Declining membership. Unrealized goals. Meeting attendance down.
These are just a few of the symptoms of an association that is failing. As with any disease, you don’t treat the symptoms, you need to treat the root cause. In the case of a failed association, here are some of the things to watch for:
Lack of mission focus: A mission statement is more than some frilly words on a piece of paper on your conference room wall. It should be an association’s “true north”—the lens through which the strategies and tactics that the organization engages in are evaluated. Too often, organization’s get in trouble by straying from their mission into activities that are ancillary to their core. The problem with this is twofold—it’s hard to succeed at activities that your organization isn’t an expert in, and the time and effort that it takes to do so diverts resources from core activities.
The cure is to make focusing on the mission an active part of your Board’s role. There are a few ways to do so:
- Having the mission statement on the agenda for every meeting;
- Revisiting the mission as part of every meeting, not just as part of a periodic retreat;
- Using “consistent with our mission” as a screening criteria for all new activity proposals.
Free Riders: One of the few things I remember from my college political science classes was Mancur Olsen’s writings on the “free rider problem.” That is, people who will enjoy the benefit of an organization without participating actively within it. Put another way, you don’t have to be a member of the Sierra Club to enjoy the benefits of a cleaner environment. Many associations have the same problem—you don’t have to be a member to enjoy the benefits.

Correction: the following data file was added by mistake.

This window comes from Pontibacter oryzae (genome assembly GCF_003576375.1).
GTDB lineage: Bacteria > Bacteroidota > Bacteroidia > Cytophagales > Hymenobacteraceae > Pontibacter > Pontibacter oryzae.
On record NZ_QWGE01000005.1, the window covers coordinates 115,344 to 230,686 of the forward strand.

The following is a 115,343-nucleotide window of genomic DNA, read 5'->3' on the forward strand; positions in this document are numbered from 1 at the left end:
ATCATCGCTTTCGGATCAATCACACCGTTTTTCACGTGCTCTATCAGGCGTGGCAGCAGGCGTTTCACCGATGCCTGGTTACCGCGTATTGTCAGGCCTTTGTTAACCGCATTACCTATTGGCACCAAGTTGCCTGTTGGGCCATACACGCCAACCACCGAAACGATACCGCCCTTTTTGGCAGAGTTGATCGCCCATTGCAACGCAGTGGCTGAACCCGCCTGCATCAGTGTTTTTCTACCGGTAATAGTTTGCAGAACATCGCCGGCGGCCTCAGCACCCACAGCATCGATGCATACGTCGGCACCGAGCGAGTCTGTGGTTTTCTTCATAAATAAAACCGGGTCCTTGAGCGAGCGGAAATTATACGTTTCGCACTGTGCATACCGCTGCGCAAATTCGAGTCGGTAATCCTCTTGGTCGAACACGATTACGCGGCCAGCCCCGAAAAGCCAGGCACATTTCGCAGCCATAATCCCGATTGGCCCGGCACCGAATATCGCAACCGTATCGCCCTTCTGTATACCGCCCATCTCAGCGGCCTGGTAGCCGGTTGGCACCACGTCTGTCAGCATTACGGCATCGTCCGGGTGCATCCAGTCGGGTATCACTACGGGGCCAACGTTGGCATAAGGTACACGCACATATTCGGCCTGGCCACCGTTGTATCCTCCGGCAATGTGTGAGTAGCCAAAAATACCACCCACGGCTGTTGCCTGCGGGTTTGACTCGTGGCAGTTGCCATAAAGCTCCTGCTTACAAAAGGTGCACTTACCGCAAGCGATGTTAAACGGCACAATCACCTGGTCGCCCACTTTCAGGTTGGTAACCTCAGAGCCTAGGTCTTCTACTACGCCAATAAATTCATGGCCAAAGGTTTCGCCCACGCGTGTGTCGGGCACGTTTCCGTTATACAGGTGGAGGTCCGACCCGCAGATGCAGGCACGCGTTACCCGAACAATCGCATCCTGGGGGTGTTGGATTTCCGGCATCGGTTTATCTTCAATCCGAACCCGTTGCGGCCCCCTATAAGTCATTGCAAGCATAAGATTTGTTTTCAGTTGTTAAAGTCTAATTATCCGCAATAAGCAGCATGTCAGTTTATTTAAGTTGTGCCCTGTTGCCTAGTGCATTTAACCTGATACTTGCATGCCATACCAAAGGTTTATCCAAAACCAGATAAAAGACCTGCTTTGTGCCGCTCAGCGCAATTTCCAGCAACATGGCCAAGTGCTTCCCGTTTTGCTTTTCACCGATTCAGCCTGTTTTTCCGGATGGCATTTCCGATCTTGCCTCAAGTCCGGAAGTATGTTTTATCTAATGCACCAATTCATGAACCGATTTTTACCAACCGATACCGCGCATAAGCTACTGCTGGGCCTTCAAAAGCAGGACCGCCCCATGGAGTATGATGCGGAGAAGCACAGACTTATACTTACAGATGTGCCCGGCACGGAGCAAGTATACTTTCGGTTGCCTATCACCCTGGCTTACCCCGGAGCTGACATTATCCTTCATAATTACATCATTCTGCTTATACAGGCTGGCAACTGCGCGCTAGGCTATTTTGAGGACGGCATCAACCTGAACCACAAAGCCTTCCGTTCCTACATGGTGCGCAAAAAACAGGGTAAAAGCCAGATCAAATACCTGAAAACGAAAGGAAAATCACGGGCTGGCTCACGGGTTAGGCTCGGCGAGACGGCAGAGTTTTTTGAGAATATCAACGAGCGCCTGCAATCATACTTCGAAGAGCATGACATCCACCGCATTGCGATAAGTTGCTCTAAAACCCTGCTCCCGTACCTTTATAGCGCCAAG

The solution is to be sure that processes are in place to reserve some benefits exclusively for members. Whether it be special events, members-only access to web sites or publications that only members receive, it’s critical to have the doors closed tightly to non-members if members are to feel they’re getting their proper due from the association.
Resisting Change: The most fatal of all the root causes is resistance to change. The association graveyard is littered with organizations that “always did it this way.” Former U.S. Army Chief of Staff Eric Shinseki said it best “If you don’t like change, you’re going to like irrelevance even less.”
The cure is simple to say, but hard to implement: embrace change, and look for opportunities to do things a different way. Tom Peters has the mantra “punish mediocre successes and reward spectacular failures.” That’s the attitude it takes to create an environment where change is the norm. And that’s how to avoid the association graveyard.